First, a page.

Long an issue of banks and public policy is the fact that more than half of American’s under save and 25% of households have no material savings at all. Yet, Americans spend more than $70B annually on various lotteries. The crossroads of that fact set is the reason why Congress passed legislation that in December of 2014 allows banks and credit unions to offer accounts that are eligible for randomly selected “savings promotion raffles” so long as their state of domicile doesn’t prohibit it. While only fifteen states allow prize-linked accounts (AK, AZ, CT, GA, IL, IN, MA, ME, MD, MI, NE, NY, NC, RI & WA) more might be on the way.
Popular in the UK, prize-linked accounts have a proven track record of increasing savings (but not reducing lottery spending). Under names like Gateway to Dreams, Save To Win, and Dream Savings, the handful of banks and credit unions that have tried it in the US have also reported various levels of success. The non-profit Doorway to Dreams Fund (D2D) of Massachusetts have been at the longest in helping banks set up programs and Blue Ridge Bank ($254mm total assets, VA) is the latest bank to do it under the brand of Jackpot Savings.
How It Works
While structures vary between banks, there is usually a combination of daily, monthly and annual prizes. The number of entries per account is usually one entry for $25 saved of average daily balance with a few institutions doing a dollar per one entry. Blue Ridge Savings, for example, gives away one $200 award and four $50 prizes each month and an annual prize drawing of $5,000. Other banks have chosen to do smaller daily prizes and a larger annual prize in the $10k to $50k range.
While some institutions pay nothing on balances, most pay 3 to 10 bps. Here, after research, we recommend paying a base amount of interest as it tends to further suppress interest rate sensitivity (ironically) by making accounts satisfied with a certain level of earnings. In addition, this also helps customer acquisition as it helps present a suitable downside for customers by allowing them to earn a market rate of interest even if they don’t win.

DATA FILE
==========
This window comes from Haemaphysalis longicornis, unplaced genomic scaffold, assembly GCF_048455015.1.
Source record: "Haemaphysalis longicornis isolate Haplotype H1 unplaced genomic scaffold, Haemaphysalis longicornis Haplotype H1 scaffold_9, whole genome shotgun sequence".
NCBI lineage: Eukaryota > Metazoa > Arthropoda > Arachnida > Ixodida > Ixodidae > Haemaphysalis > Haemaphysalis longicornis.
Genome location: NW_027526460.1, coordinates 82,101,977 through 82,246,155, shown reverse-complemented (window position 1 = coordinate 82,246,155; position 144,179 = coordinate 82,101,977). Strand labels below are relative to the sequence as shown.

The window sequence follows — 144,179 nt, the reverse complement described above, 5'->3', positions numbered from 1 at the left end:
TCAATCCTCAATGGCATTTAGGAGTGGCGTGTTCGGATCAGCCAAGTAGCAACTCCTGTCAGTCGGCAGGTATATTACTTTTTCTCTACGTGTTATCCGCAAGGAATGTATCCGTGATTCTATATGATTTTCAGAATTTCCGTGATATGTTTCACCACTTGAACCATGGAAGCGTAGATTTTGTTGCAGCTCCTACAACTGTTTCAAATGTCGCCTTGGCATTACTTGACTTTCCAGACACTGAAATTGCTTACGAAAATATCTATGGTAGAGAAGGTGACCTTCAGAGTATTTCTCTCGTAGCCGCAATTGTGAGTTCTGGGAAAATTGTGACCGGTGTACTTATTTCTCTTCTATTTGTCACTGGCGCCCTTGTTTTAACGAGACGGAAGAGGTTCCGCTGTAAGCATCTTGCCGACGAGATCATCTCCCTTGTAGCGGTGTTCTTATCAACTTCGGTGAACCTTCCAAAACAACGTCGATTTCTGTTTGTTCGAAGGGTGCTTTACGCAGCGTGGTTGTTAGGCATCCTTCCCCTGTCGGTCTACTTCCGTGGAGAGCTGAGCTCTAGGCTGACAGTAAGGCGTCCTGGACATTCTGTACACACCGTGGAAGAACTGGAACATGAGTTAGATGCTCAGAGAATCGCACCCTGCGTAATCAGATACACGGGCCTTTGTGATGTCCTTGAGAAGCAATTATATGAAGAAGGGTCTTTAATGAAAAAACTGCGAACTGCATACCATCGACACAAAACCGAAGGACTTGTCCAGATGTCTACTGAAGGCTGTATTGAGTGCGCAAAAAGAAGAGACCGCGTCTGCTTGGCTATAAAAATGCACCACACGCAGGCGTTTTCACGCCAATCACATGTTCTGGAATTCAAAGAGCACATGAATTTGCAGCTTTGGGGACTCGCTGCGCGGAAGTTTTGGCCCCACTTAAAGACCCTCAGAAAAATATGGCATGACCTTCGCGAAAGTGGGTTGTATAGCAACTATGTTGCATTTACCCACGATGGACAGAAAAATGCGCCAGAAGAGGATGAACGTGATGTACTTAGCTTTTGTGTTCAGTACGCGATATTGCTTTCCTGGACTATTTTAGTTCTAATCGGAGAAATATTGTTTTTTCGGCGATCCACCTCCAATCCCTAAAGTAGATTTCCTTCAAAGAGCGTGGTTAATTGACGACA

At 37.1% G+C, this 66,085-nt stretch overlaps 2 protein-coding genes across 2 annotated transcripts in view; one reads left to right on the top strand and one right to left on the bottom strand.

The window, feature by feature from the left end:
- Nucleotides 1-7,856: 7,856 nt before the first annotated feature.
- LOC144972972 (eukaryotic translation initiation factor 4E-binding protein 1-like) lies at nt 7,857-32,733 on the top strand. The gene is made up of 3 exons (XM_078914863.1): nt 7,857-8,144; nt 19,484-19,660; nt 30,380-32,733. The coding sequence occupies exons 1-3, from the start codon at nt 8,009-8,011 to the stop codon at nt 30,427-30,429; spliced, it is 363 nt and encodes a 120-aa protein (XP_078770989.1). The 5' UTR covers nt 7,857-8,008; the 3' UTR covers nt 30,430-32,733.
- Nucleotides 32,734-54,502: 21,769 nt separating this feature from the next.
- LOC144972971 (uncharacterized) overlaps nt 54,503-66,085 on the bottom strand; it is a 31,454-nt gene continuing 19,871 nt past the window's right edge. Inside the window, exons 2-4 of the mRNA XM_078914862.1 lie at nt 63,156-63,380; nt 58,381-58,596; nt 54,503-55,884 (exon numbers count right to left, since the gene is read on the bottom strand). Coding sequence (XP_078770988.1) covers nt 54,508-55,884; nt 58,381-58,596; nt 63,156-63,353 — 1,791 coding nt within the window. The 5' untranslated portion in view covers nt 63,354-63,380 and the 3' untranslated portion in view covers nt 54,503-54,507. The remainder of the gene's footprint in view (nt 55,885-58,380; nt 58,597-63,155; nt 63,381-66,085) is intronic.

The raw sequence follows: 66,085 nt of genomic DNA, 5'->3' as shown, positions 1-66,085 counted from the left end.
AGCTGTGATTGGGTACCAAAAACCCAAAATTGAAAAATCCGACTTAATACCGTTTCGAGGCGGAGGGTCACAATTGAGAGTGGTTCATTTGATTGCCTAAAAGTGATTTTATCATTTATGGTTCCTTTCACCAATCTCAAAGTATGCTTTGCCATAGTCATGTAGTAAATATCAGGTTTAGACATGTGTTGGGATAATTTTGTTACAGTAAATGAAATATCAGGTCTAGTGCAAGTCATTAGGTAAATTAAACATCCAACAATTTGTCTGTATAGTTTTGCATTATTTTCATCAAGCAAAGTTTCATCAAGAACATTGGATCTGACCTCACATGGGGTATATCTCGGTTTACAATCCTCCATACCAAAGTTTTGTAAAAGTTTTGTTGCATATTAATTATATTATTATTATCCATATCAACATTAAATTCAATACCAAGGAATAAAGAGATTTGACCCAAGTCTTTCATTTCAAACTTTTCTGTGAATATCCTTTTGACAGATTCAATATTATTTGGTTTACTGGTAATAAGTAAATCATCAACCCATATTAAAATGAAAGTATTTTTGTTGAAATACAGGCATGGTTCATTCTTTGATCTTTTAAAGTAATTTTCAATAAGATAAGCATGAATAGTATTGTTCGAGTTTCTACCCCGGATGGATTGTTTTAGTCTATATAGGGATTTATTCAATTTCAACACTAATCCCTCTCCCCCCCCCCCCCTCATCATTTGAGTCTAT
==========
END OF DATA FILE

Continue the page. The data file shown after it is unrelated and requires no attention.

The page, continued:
Accounts are chosen at random and results are usually audited once per year.
From a profitability standpoint, banks trade off paying a rate of interest in exchange for the opportunity to win prizes. From a structure standpoint, interest rate sensitivity is dampened so duration and convexity tend to be better in prize-linked accounts. Currently, after interest, administration and prizes, the average prize-linked account costs approximately 0.37% in this current interest rate environment with an expected beta or correlation to interest rates of 65%.
Average balances are in the approximate $1,000 to $2,100, which is impressive and the level tends to be correlated with account age. Almost equally important as account balances, the banks that are using prize-linked savings report the product is an excellent customer acquisition tool. For example, during the first year of introduction, the data we reviewed showed a growth factor of 158 new accounts per year per $100mm of total assets.
Of course, the reason to have a prize-linked savings account is to drive engagement. It has been found that more than 58% of the account holders regularly check drawing notifications thus presenting an ideal time to brand, cross-sell and enhance customer satisfaction. That is multiple times more often than you average bank customer and may be reason alone to have the account type.
Financial institutions have also been successful at using the account type to target customers during tax refund season as this is an ideal way to grab the attention and compete for dollars that would have been spent on other discretionary choices.
Finally, there is the moral/social conscience aspect of helping your communities save. Every state that has an active prize-linked program running has seen an increase in savings. Using D2D’s statistics, just looking at 4 states from 2009 to the end of 2013, $94mm was saved by over 50k account holders from 62 institutions. Of those account holders 62% to 81% were deemed financially vulnerable. Those account holders also include 3,216 winners totaling $228k in winnings.
A prize-linked account is not for every bank and not for every pricing strategy. If you are a bank that currently targets middle class and under banked households, a prize-linked account may be perfect to jump engagement and to help capture relevance. A prize-linked account lays the foundation to then layer on a heavy dose of savings and financial planning education in order to enable more Americans save for retirement or financial shocks.
Submitted by Chris Nichols on September 08, 2015